The writers who play with words

Throwback to 1993: The portable typewriter and open-air press box are now things of the past. A scene during the Mumbai Test between India and England at the Wankhede Stadium in 1993.

There are few areas of non-fiction writing that capture of the imagination of the reader like sports writing. With a combination of descriptive skills, intelligent analysis and good presentation, it has the powers to magically transport the reader to distant locations and to invigorating pursuit of excellence called sport.

And, I dare say, there are few more fortunate pen-pushers than sports writers. One of the greatest privileges of being a sports writer is that he or she gets to travel to places which would never have been on the itinerary. What’s more, the sports writer gets paid to watch sport while everyone else in a stadium has to pay a small fortune for his or her tickets or haggle for complimentary passes.

For long, sports writers had the privilege of being the eyes and ears of millions of fans, tracking sporting events and sportspersons. They have recaptured the charm of the game and the rich characters who have played it. They have recorded histories of societies in transformation, using sport as the backdrop to paint vivid pictures.

The much revered and never matched Sir Neville Cardus is one of the first names that springs to mind when the conversation focusses on sports writers. As a cricket writer in England, he brought languid prose to his work, creating heroes and legends out of the players. John Arlott is another fine representative of wonderful writers from Old Blighty.

The grace with which Simon Barnes writes on a variety of sport, the ease with which the erudite former Somerset captain Peter Roebuck wrote on cricket – coming up with fresh insights – and the innovative and insightful Gideon Haigh’s ability to make the most complicated of situations seem simple, after all, bear the hallmarks of the best craft.

In Australia, writers like Ray Robinson and Jack Fingleton, who played a number of Test matches, held sway over readers with the incredible gifts of observation, analysis and expression. Anyone who has ever read Fingleton’s description of the final over of the Tied Test in Brisbane featuring Australia and the West Indies can never forget the images his words etched in their minds.

And our own India has seen the likes of cricketers like Prof DB Deodhar and CK Nayudu and journalists like KN Prabhu, NS Ramaswami, Ron Hendricks, KN Mohlajee, R Sriman and Rajan Bala wield a facile pen. There have been others like R Mohan and Nirmal Shekar, Vijay Lokapally and Harsha Bhogle whose writing has had dedicated fan following.

For all that, one of the finest books on sport has to be CLR James’ tome titled Beyond A Boundary. It is a sociologist’s perspective of cricket in the West Indies and has taught several generations of cricket followers that sport is never played in vacuum and reflects the society in which it is played. He made everyone realise that sport was not bereft of politics, racism and struggle.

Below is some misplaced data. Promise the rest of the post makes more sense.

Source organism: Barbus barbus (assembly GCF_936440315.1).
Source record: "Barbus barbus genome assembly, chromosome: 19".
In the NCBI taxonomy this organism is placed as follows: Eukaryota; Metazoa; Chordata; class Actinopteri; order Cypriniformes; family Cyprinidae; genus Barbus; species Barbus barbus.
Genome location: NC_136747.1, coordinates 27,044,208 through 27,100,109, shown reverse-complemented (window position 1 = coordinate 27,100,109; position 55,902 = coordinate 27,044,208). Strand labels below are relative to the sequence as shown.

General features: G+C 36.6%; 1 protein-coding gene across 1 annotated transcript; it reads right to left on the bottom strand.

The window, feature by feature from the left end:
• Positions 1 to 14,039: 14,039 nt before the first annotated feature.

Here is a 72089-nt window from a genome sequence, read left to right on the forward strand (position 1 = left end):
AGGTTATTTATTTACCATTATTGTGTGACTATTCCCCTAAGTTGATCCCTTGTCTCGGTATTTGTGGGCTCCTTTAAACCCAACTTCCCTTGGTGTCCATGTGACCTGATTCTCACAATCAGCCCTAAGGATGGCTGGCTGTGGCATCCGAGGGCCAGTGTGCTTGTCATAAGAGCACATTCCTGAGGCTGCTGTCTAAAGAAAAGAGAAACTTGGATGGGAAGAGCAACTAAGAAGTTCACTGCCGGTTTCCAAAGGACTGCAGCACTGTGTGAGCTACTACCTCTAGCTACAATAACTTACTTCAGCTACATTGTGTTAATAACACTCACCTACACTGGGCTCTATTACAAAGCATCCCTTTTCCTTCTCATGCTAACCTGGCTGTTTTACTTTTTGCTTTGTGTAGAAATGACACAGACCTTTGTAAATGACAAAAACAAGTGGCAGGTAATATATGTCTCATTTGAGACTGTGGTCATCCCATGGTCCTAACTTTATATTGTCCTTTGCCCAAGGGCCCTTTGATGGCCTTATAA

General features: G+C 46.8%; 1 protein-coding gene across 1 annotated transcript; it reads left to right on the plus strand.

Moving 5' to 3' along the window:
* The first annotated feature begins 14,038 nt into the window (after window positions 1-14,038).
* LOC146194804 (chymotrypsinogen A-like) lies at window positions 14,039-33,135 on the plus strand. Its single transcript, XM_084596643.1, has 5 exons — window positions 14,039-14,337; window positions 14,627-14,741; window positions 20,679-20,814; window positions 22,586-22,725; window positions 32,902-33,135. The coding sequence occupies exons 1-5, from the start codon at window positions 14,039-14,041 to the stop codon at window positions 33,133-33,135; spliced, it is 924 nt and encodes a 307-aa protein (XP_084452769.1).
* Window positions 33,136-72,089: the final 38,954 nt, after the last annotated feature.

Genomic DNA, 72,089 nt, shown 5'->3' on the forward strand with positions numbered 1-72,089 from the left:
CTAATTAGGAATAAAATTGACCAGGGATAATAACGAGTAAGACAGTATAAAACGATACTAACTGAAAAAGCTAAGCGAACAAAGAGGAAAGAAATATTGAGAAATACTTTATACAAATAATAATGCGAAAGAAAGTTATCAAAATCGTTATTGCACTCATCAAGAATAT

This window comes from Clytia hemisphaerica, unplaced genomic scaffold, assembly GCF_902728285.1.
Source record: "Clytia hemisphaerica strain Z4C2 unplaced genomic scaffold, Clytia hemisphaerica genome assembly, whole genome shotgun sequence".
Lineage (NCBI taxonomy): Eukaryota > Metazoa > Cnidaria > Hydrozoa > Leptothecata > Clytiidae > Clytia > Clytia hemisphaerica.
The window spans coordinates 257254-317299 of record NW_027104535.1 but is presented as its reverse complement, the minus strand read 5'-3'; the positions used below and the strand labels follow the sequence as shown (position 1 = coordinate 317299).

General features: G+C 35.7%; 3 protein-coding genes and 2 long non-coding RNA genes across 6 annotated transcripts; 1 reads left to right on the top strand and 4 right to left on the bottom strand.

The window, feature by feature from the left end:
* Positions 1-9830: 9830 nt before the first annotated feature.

Indeed, sport is often seen as a mirror of a nation’s youth and vitality; the sports pages of newspapers are a mirror of aspirations and achievements. Sport can be looked at from different angles, each illuminating it in its own way. Therefore, it is one area where a wordsmith’s own idiosyncrasies and prejudices are more easily accepted by the reader.

Yet, with live broadcasts now beaming in from all over the world, the contemporary wordsmith faces a challenge like never before. If fans have missed a live telecast, they can always catch up with replays on TV or streaming on the web, thus making it difficult for the sports writer to follow what their predecessors did in the time when TV and streaming was not in vogue.

The charm of sport, its technique and the rich art need to take precedence over personalities, feuds and dressing-room chatter but, increasingly, the clutch of news channels and the urge to be different has led to most sports writers joining the herd. It calls for great analytical and story-telling skills for someone to be heard above such cacophony.

There are a number of wonderful writers who have withstood such demands. Sharda Ugra, who moved from Mid-Day newspaper to The Hindu in Mumbai and to India Today and is now with espncricinfo is easily one of India’s finest sports writers. Anand Vasu is another who has made the art of weaving his words on cricket and cricketers very special.

Rahul Bhattacharya, author of acclaimed book Pundits from Pakistan, and the incredibly gifted Rohit Brijnath who grabs the reader’s attention and takes it on an emotional roller-coaster ride each time he sets out to write on Indian sport and its performers. There is also an interesting set of writers with The Indian Express. Few can match KP Mohan’s passion and intensity when it comes to athletics and doping.

It is a beautiful world, the world of sports; and it is a privilege and a challenge to be able to bring the action alive well after the players have returned home and the dust settles down. Yet, as the writers will tell you, there is no greater joy in being able to help readers draw images in their own minds with the right mix of word that can capture the whole array of emotions. 

This article was originally published in Orbit, a school magazine.

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